Format

Send to

Choose Destination
ScientificWorldJournal. 2012;2012:359134. doi: 10.1100/2012/359134. Epub 2012 Jul 31.

Effects of elevated ambient temperature on reproductive outcomes and offspring growth depend on exposure time.

Author information

1
Department of Anatomy, Faculty of Veterinary Medicine, University of Khartoum, Khartoum 13314, Sudan.

Abstract

Reproductive performance has been shown to be greatly affected by changes in environmental factors, such as temperature. However, it is also crucial to identify the particular stage of pregnancy that is most adversely affected by elevated ambient temperature. The aims of this study were to determine the effect on reproductive outcomes of exposure to elevated ambient temperature during different stages of pregnancy and to determine the effect of prenatal heat stress on offspring growth. Sixty pregnant rats were used in this study. The rats were divided equally into four groups as group 1 (control), group 2 (exposed to elevated temperature following implantation), group 3 (exposed to elevated temperature during pre- and periimplantation), and group 4 (exposed to elevated temperature during pre- and periimplantation and following implantation). Groups 3 and 4 had prolonged gestation periods, reduced litter sizes, and male-biased sex ratios. Moreover, the growth patterns of group 3 and 4 pups were adversely affected by prenatal exposure to elevated temperature. The differences between group 1 and group 3 and between group 1 and group 4 were highly significant. However, no significant differences were observed between groups 1 and 2 in the gestation length, sex ratios, and growth patterns. Thus, it can be concluded that exposure to elevated ambient temperature during pre- and periimplantation has stronger adverse effects on reproductive outcomes and offspring growth than postimplantation exposure.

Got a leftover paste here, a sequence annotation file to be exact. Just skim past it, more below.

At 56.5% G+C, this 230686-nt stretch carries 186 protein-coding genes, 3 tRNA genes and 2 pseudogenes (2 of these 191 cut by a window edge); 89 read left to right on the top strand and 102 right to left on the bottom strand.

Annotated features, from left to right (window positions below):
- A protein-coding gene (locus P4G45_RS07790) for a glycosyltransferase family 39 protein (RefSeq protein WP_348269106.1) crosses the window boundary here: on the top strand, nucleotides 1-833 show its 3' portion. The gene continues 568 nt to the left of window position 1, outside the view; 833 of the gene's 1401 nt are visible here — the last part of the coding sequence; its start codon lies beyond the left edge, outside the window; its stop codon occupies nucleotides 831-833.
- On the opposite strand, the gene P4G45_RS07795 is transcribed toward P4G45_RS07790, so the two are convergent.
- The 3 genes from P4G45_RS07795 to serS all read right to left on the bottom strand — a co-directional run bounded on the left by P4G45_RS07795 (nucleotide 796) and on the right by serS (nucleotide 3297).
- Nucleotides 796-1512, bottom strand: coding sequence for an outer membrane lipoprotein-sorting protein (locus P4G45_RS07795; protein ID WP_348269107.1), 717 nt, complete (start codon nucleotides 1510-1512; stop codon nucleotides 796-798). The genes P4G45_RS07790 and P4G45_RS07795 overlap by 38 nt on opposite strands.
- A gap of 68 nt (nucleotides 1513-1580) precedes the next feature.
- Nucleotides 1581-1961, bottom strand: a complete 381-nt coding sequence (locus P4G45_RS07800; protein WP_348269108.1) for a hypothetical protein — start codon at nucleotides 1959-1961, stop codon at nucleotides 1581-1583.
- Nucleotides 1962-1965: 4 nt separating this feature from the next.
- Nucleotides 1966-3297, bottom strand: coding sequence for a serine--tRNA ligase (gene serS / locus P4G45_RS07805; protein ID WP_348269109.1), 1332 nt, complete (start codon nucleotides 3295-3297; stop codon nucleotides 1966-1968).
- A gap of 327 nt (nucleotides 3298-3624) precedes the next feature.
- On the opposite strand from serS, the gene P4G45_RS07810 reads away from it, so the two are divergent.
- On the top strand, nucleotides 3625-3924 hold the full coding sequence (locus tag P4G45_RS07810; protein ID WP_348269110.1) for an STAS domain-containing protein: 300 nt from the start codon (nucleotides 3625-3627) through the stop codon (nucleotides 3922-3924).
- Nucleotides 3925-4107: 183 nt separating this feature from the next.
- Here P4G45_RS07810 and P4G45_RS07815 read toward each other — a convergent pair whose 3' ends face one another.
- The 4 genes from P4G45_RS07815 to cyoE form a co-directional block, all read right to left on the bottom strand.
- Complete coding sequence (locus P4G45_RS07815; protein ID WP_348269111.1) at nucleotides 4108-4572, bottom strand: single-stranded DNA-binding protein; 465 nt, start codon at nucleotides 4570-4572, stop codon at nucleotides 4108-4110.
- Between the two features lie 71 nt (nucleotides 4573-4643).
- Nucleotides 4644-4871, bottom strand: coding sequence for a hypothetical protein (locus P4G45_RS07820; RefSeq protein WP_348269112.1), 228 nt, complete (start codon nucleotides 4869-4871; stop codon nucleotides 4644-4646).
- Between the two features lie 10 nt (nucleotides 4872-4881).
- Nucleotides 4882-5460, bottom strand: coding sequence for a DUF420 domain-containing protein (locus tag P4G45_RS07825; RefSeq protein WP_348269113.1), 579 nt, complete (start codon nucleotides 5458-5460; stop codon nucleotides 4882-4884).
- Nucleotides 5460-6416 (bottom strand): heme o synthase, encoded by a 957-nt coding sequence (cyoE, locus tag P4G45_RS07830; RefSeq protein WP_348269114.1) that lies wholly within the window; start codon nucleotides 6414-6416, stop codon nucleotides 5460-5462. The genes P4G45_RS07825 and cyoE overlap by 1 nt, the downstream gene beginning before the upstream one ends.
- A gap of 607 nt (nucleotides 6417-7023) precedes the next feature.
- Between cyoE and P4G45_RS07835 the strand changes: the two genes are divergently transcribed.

PMID:
22919306
PMCID:
PMC3417197
DOI:
10.1100/2012/359134
[Indexed for MEDLINE]
Free PMC Article

Supplemental Content

Full text links

Icon for Hindawi Limited Icon for PubMed Central
Loading ...
Support Center